Most of this is our fault. First, because we planted them too late — in June after the peas were done. Second, because we forgot to check them after the first bowl.

We also attribute some of this to the weird weather this summer. It was cooler than most summers and we had a lot of rain in July.

The Kentucky Wonder pole beans grew very well — some tendrils and leaves reached more than six feet tall and wrapped around our garage toward the tomatoes. But once they started to actually mature into beans, quite a few were bulging, which means they’re overly mature and could be tough (not good).

The good and the bad of our green bean harvest.

The good and the bad of our green bean harvest.

 

We made a delicious garlicky green bean sauté (recipe below) but wished we had more throughout the summer. On a positive note, the deer didn’t eat them like they have the past couple years.

So, what can be done better next year? We need to plant early! And check on them more often. I’d love to have a steady supply throughout the season.

Garlicky green beans

We had about a pound or so of the green beans, and this is an adaptation of a recipe I found. First, snap off the ends and de-string the beans. Then cut/trim to desired size.

Toss into a pot of boiling, salted water and cook for about three or four minutes. While those are cooking, add garlic to hot pan with oil. We used about four or five cloves of garlic.

Once the green beans are done, transfer from the boiling water to the pan with garlic and continue to sauté for another four or five minutes, stirring, until the green beans are crisp tender.

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Making salsa is a great way to use tomatoes from the garden.

Making salsa is a great way to use tomatoes from the garden.

We’re in the heart of winter here, and that makes me miss the long, wonderful days of summer. I wrote this post and recipe a while ago but realized I never shared it here.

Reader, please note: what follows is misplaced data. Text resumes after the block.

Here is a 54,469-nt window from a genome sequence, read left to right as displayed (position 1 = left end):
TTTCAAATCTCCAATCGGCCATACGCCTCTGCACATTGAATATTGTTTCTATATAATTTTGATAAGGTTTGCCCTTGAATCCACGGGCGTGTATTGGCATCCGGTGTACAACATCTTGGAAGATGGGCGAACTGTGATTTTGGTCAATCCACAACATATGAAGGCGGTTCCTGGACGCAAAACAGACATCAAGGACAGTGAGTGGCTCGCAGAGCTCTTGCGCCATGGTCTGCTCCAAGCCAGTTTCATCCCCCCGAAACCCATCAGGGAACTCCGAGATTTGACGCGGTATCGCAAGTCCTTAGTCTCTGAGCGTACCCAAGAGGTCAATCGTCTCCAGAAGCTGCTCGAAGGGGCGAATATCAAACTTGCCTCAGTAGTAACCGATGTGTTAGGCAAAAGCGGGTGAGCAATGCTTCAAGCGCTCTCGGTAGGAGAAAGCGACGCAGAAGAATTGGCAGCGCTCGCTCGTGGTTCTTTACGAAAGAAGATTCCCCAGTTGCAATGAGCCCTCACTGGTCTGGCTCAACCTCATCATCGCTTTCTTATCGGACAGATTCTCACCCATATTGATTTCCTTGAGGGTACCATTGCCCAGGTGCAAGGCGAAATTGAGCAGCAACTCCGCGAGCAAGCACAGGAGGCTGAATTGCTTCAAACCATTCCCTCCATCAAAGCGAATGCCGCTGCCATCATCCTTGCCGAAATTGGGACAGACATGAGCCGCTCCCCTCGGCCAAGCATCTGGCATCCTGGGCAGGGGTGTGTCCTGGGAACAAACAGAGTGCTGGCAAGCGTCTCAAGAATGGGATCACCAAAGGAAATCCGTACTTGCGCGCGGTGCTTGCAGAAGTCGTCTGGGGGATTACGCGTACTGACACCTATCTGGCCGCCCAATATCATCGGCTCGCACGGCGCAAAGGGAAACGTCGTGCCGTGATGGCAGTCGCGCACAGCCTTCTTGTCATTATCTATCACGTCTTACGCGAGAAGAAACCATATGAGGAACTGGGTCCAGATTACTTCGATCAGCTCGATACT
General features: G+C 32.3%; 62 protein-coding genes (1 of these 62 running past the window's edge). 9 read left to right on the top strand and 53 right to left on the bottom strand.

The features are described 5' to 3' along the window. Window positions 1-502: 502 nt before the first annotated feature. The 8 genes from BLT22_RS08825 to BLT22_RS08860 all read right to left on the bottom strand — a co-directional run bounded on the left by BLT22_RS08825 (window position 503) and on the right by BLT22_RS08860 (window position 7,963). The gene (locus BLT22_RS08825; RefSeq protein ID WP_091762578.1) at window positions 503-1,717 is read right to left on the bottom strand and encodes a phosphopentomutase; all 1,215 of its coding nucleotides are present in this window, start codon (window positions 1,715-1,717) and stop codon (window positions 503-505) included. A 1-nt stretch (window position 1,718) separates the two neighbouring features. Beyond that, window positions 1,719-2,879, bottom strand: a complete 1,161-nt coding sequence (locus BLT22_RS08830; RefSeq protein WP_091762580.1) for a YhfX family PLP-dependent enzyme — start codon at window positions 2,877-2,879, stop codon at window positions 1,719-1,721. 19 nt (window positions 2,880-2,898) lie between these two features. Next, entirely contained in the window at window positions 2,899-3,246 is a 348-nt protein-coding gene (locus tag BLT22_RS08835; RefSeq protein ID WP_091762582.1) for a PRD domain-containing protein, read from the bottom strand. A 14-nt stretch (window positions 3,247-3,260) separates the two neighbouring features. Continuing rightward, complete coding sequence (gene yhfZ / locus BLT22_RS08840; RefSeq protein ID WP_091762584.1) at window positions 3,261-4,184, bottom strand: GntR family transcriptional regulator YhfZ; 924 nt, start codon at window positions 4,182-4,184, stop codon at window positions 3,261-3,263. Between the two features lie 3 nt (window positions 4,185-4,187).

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Right at the end of July and early August, we had more tomatoes than we knew what to do with. This is a perfect time to make a big batch of fresh salsa.

While I’m good with the jar salsa, there is nothing like when it’s fresh out of the garden with no cooking to muddle the flavors.

Here’s what you need:

• About two or three pounds of tomatoes, chopped. Ours were a mix of Roma and regular tomatoes (Brandywine and Celebrity are what we grew).

• A bunch of cilantro, finely chopped

• Hot peppers. We used about four jalapeños (two seeded, two with seeds) and two Anaheim peppers.

• One lime, for juice and zest

• Half of a medium onion, chopped

• Four cloves of garlic, minced

• Salt

Mix all the chopped vegetables and herbs together. Squeeze out the juice from both lime halves and add the zest from one half. Add a couple pinches of salt and mix again. Let sit overnight so the flavors mix. Taste and adjust seasonings as needed.

Should make about six cups of salsa.

* To avoid the salsa being too watery, you can squeeze out some of the pulp & juice from the tomatoes before chopping. Add it back to the salsa until it’s desired consistency.

* As always, you can adjust to taste. To make it less spicy, remove the pepper seeds and ribs. Cilantro is necessary, but you can add more or less, depending on taste.

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I wrote this in November and forgot to post it. But instead of re-writing it, I’ve decided to put it on the blog anyway. We haven’t been keeping up with the in-bed composting as often as we planned, mostly because we haven’t been collecting kitchen scraps and our stash of leaves is soaked from the snow. 

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A couple weeks ago we did some major fall clean up in the garden. It’s always sad to rip everything out, but what wasn’t diseased was cut up and tossed into the compost bin.

We were able to save some of the herbs and preserve them for the winter (more on that later). As I mentioned in other posts, we have lots of beautiful trees on our street. In past years, we’ve shredded them and added the leaves to our garden beds to decompose over the winter. But I recently learned many of the pests that plague our garden – most notably the cucumber beetle – overwinter in leaf debris, so we’re switching it up.

I know it will be impossible to keep all the leaves out of the garden, but I don’t want big piles on each bed, so we’re trying in-bed composting. The basic concept is digging a big hole and adding your green material (plant debris, vegetable scraps, etc.) and brown material (dried leaves, shredded paper, etc.) and burying it. The idea is it will breakdown over the winter and add nutrients directly to the beds.